Friday, 18 March 2011

Why Play Russian Roulette to Boil Water? This is Technological Insanity!

I guess I first saw this video in April or May last year within the Japanese version of :Democracy Now!, and found it in YouTube later. I wonder if most of my friends in North America still do not yet realize what people like Ralf Nader, et al are clearly saying here. I wonder how many things we lost because of one nuclear plant out of 54, and they are holding more or less the similar risks.

We really felt us completely idiot to learn that "nuclear" technology is used for nothing more than boiling water to inefficiently create energy (more primitive than James Watt technology if for the same purpose).

For those who can't spare less than 10 minutes, I quote the transcript from the English version.

 "Why Are We Playing Russian Roulette With the American People?": Longtime Nuclear Critic Ralph Nader Advocates Phasing Out Nuclear Power Industry

Former presidential candidate and longtime consumer advocate and nuclear critic Ralph Nader strongly advocates phasing out nuclear power in the United States by calling for public hearings on the status of every single nuclear power plant. "What we’re seeing here is 110 or so operating nuclear plants in the United States, many of them aging, many of them infected with corrosion, faulty pipes, leaky pumps and combustible materials... Why are we playing Russian roulette with the American people for nuclear plants whose principal objective is simply to boil water and produce steam? ... This is institutional insanity, and I urge the people in this country to wake up before they experience what is now going on in northern Japan." [includes rush transcript]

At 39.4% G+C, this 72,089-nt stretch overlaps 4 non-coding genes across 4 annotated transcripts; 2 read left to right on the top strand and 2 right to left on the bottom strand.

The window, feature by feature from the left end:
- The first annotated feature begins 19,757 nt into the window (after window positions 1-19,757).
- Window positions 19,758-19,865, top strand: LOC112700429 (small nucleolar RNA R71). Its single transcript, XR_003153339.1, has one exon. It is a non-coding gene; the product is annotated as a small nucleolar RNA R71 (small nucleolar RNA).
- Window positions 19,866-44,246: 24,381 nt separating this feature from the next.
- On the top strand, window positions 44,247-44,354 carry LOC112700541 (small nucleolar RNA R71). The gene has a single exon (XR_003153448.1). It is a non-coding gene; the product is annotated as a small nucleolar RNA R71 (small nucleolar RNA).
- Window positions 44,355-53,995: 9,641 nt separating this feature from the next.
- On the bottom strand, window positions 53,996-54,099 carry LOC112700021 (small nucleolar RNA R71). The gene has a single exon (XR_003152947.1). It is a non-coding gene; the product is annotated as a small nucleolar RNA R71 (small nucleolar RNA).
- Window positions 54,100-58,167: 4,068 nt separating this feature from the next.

Filed under  Japan, Environment, Japan Disaster
Ralph Nader, longtime consumer advocate, corporate critic and former presidential candidate. His latest book is Only the Super-Rich Can Save Us!


JUAN GONZALEZ: We’re discussing the continuing nuclear crisis in Japan, and we’re joined by Philip White from the Citizens’ Nuclear Information Center in Tokyo, Dr. Ira Helfand from Physicians for Social Responsibility, and Ralph Nader joins us from Washington, longtime consumer advocate, corporate critic and former presidential candidate. His latest book is Only the Super-Rich Can Save Us!